Mumbai: India’s market regulator on Thursday began the mammoth task of auctioning off properties owned by the Sahara group of companies, spread over 4,700 acres, in order to raise the bail money needed for its jailed chairman Subrata Roy.
In advertisements published in national dailies, the Securities and Exchange Board of India (Sebi) said that it has put up for sale 10 properties at a reserve price of Rs.1,193.95 crore. These properties are in Uttar Pradesh, Andhra Pradesh, Gujarat, Madhya Pradesh, Tamil Nadu and Chhattisgarh.
HDFC Realty and SBI Capital Markets (SBI Caps), an arm of the State Bank of India, have been mandated with the task of facilitating the sale. The first set of e-auctions will be held in the first week of July.
Sebi was directed by the Supreme Court on 29 March to initiate the sale of Sahara group properties to raise Roy’s bail money, set at Rs.10,000 crore. Mint reported on 28 April that the properties to be sold are estimated to be worth Rs.40,000 crore.
Sebi was asked to devise a procedure to sell the properties, and seek the help of expert agencies where required, following which Sebi appointed SBI Caps and HDFC Realty to sell Sahara’s assets.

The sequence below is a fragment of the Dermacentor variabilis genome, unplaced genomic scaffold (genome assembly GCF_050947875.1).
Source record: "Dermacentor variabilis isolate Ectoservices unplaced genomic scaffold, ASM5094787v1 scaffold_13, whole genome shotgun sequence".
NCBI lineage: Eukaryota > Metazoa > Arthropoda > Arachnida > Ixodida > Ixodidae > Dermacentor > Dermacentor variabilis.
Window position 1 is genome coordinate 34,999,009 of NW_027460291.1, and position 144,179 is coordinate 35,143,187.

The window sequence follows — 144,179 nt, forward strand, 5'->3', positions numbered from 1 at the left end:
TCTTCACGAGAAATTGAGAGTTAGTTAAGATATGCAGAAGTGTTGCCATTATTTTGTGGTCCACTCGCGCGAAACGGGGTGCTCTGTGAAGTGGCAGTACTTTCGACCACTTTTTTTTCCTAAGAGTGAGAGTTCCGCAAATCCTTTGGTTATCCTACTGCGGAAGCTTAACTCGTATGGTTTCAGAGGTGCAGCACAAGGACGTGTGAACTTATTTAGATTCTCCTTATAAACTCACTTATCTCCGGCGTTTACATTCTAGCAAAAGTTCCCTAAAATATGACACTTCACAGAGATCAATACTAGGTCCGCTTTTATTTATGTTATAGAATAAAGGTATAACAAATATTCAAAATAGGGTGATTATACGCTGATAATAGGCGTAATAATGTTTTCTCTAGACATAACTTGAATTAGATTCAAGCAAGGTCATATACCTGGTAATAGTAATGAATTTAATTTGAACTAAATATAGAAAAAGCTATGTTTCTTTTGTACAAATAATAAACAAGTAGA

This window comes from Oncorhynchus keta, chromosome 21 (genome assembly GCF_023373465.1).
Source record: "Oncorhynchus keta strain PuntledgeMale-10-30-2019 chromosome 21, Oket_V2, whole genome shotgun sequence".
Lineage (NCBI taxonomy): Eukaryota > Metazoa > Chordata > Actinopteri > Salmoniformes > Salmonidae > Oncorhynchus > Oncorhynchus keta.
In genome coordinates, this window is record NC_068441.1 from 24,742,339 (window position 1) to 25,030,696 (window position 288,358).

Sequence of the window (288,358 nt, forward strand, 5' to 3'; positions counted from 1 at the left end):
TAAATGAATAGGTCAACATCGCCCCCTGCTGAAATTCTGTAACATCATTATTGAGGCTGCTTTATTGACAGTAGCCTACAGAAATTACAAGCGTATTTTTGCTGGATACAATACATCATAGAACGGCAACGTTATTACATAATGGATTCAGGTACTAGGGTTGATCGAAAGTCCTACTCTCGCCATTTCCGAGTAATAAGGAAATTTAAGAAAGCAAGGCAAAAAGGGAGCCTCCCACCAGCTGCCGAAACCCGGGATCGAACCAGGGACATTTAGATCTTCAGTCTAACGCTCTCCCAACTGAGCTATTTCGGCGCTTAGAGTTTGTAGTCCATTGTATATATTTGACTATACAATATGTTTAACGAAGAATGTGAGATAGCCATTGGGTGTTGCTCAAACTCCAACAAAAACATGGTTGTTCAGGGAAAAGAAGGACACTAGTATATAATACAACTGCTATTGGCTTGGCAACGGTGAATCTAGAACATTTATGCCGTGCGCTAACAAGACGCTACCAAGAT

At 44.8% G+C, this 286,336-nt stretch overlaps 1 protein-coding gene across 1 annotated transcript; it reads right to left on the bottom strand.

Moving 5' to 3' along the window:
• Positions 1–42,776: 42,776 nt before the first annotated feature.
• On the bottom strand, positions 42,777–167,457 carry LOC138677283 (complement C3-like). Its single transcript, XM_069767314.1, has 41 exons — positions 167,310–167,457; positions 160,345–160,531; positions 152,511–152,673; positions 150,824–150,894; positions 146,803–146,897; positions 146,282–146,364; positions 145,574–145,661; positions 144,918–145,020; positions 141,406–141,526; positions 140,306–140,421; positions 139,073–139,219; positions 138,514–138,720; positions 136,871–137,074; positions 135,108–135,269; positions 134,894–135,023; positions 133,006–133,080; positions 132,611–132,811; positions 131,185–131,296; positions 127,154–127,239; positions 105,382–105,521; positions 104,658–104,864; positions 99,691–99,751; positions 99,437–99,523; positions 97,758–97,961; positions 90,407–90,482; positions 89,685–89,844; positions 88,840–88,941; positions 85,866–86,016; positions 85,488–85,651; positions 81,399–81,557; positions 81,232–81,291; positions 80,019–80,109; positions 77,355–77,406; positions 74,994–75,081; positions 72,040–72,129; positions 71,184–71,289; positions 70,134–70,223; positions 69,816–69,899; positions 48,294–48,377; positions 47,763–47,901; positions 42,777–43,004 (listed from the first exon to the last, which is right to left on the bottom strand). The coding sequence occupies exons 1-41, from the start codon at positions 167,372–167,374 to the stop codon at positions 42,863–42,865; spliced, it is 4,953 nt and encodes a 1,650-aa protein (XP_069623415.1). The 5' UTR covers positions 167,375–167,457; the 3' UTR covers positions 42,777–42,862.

The sale is being supervised by retired Supreme Court judge B.N. Agrawal, who is also overseeing the process of Sahara returning the money it owes its investors.
Sebi has been asked to ensure that the properties are not sold below 90% of their circle rate. Circle rate is the minimum price at which the sale or transfer of a property can take place.
HDFC Realty will sell five properties at a reserve price ofRs.723.95 crore on 4 July through the e-auction process. These properties are in Uttar Pradesh, Andhra Pradesh, Madhya Pradesh, Chhattisgarh and Tamil Nadu.
SBI Caps will sell five more properties in Uttar Pradesh and Gujarat at a reserve price of Rs.470 crore on 7 July.
As per Sebi’s communication to the apex court, the sale will be completed in four months.
Roy and two Sahara directors, Ravi Shankar Dubey and Ashok Roy Choudhary, have been in judicial custody since 4 March 2014 for failing to deliver on promises made to return money two Sahara companies collected from depositors.